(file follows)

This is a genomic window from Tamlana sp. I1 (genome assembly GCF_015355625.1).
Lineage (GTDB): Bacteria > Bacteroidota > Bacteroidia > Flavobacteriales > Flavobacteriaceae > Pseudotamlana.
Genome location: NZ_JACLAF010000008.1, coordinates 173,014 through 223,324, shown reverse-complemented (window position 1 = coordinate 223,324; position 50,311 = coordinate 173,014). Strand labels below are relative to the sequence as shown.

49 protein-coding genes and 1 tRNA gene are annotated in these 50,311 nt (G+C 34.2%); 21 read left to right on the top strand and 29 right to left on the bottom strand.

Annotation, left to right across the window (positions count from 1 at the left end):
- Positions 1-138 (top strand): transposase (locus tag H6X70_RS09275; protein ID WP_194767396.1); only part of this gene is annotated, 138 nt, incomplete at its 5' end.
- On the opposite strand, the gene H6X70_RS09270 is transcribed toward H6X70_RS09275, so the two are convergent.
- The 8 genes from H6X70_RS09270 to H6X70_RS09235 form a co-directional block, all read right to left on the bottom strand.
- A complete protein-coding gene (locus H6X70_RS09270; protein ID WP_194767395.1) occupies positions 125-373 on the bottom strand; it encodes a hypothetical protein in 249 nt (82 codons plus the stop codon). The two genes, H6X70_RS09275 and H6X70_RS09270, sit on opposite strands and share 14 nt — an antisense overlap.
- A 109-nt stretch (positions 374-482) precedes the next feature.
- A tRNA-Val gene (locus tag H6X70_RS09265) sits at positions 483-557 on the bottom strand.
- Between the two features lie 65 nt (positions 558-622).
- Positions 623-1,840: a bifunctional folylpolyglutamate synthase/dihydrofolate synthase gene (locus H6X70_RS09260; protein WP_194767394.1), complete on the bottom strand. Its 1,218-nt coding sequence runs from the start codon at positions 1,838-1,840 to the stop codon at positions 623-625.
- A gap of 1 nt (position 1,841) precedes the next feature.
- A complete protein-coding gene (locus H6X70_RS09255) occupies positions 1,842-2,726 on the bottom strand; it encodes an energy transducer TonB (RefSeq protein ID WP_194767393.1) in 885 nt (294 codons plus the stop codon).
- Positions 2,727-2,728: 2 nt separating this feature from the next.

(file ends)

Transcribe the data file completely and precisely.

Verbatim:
This is a genomic window from Tamlana sp. I1 (genome assembly GCF_015355625.1).
Lineage (GTDB): Bacteria > Bacteroidota > Bacteroidia > Flavobacteriales > Flavobacteriaceae > Pseudotamlana.
Genome location: NZ_JACLAF010000008.1, coordinates 173,014 through 223,324, shown reverse-complemented (window position 1 = coordinate 223,324; position 50,311 = coordinate 173,014). Strand labels below are relative to the sequence as shown.

49 protein-coding genes and 1 tRNA gene are annotated in these 50,311 nt (G+C 34.2%); 21 read left to right on the top strand and 29 right to left on the bottom strand.

Annotation, left to right across the window (positions count from 1 at the left end):
- Positions 1-138 (top strand): transposase (locus tag H6X70_RS09275; protein ID WP_194767396.1); only part of this gene is annotated, 138 nt, incomplete at its 5' end.
- On the opposite strand, the gene H6X70_RS09270 is transcribed toward H6X70_RS09275, so the two are convergent.
- The 8 genes from H6X70_RS09270 to H6X70_RS09235 form a co-directional block, all read right to left on the bottom strand.
- A complete protein-coding gene (locus H6X70_RS09270; protein ID WP_194767395.1) occupies positions 125-373 on the bottom strand; it encodes a hypothetical protein in 249 nt (82 codons plus the stop codon). The two genes, H6X70_RS09275 and H6X70_RS09270, sit on opposite strands and share 14 nt — an antisense overlap.
- A 109-nt stretch (positions 374-482) precedes the next feature.
- A tRNA-Val gene (locus tag H6X70_RS09265) sits at positions 483-557 on the bottom strand.
- Between the two features lie 65 nt (positions 558-622).
- Positions 623-1,840: a bifunctional folylpolyglutamate synthase/dihydrofolate synthase gene (locus H6X70_RS09260; protein WP_194767394.1), complete on the bottom strand. Its 1,218-nt coding sequence runs from the start codon at positions 1,838-1,840 to the stop codon at positions 623-625.
- A gap of 1 nt (position 1,841) precedes the next feature.
- A complete protein-coding gene (locus H6X70_RS09255) occupies positions 1,842-2,726 on the bottom strand; it encodes an energy transducer TonB (RefSeq protein ID WP_194767393.1) in 885 nt (294 codons plus the stop codon).
- Positions 2,727-2,728: 2 nt separating this feature from the next.